By Ingrid Melander
PARIS (Reuters) - Battered and bruised from electoral defeat by Emmanuel Macron's centrists, France's Socialist Party is laying off most of its staff and selling its Paris base, while the centre-right Republicans limp on in search of a leader.
Facing falling membership after winning just six percent of the vote in the presidential election, the centre-left party told staff on Wednesday it would have to fire most of them, days after its historic headquarters was put up for sale to raise funds.
On the other side of the political divide, the conservative Republicans are leaderless and have struggled for months to decide whether to expel party members who have signed up to serve with Macron.
The two parties ruled France for decades, but Macron's Republic on the Move has stolen the middle ground from under their feet.
"Macron benefits from a large political space left vacant by the opposition," said Vincent Thibault of Elabe pollsters. "He has to face very few attacks from the other parties."
Fewer lawmakers and local officials mean the Socialist Party's income has fallen to 8 million euros ($9.42 million) a year from 28 million previously. Party treasurer Jean-Francois Debat told Reuters around 60 of 97 staff would have to go.
While the Republicans are the largest opposition group in the lower house of parliament and hold a majority in the senate, they are in barely better shape.
For the past five months they have struggled to stem Macron's poaching of their top officials, or to oppose economic policies that mirror their own.
In the latest of several meetings on membership, the party decided in principle on Tuesday to expel Prime Minister Edouard Philippe and other ministers serving in Macron's government.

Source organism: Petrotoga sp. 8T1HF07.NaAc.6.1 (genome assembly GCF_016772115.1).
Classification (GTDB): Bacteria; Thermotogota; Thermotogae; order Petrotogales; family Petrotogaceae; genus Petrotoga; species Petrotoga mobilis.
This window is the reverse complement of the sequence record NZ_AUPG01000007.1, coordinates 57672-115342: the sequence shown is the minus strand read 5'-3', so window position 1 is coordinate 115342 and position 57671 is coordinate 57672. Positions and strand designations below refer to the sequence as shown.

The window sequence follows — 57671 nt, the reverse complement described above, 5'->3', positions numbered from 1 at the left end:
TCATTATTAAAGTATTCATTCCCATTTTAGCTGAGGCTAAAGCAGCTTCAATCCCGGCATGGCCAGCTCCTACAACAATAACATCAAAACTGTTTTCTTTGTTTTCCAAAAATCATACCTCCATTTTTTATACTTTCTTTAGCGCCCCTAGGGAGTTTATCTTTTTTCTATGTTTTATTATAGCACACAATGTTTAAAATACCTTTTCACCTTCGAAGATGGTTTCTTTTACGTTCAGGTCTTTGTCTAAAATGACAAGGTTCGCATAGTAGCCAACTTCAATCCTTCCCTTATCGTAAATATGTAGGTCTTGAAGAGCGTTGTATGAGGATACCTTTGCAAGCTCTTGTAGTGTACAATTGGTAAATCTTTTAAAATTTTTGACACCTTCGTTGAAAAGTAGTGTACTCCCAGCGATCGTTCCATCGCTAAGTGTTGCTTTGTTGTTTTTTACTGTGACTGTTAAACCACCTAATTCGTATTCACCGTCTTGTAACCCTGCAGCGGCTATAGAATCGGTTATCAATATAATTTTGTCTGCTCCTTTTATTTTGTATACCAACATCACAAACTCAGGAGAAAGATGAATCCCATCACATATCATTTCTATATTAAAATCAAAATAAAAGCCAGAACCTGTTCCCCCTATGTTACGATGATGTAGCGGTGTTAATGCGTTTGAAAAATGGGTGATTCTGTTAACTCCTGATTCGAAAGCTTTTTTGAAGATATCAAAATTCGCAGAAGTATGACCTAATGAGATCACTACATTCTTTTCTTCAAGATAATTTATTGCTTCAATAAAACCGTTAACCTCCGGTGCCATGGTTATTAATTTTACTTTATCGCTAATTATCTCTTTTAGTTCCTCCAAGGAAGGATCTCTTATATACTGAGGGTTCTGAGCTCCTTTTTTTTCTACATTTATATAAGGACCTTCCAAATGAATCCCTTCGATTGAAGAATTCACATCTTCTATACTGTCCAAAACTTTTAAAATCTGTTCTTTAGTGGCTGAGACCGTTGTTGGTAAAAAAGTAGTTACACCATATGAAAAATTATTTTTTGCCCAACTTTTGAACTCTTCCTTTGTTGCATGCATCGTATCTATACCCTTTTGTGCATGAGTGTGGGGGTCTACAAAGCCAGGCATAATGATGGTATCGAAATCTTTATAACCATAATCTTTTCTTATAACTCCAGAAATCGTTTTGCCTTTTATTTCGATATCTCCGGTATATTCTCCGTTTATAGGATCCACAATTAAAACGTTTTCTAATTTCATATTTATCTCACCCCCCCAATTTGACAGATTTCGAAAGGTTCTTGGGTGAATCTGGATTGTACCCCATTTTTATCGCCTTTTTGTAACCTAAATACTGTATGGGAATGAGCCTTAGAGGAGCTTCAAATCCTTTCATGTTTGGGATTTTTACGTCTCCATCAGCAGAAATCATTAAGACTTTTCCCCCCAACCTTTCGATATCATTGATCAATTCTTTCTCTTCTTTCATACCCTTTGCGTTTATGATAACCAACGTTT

But having failed to gather enough officials at the meeting, they were forced to postpone the actual decision for a week, drawing scorn from critics.
"It's grotesque," Sebastien Lecornu, a junior minister and one of those facing expulsion, told Le Parisien daily.
"They are punishing us for backing reforms that are useful to the country ... the right is committing suicide."
The far left and far right are also struggling to mount a credible opposition to 39-year-old Macron.
The far-right National Front, weakened by its own divisions, has become close to inaudible. Its leader Marine Le Pen had the worst ratings on record for France 2 television's top political show last week, with only 1.7 million viewers.
The far-left France Insoumise has been more vocal, and polls show it is seen as the strongest opponent. But it has struggled to get voters out on the streets against Macron's reforms and surveys show it is regarded more as a protest movement.
(Additional reporting by Elizabeth Pineau and Yann Le Guernigou; Editing by Luke Baker and Andrew Roche)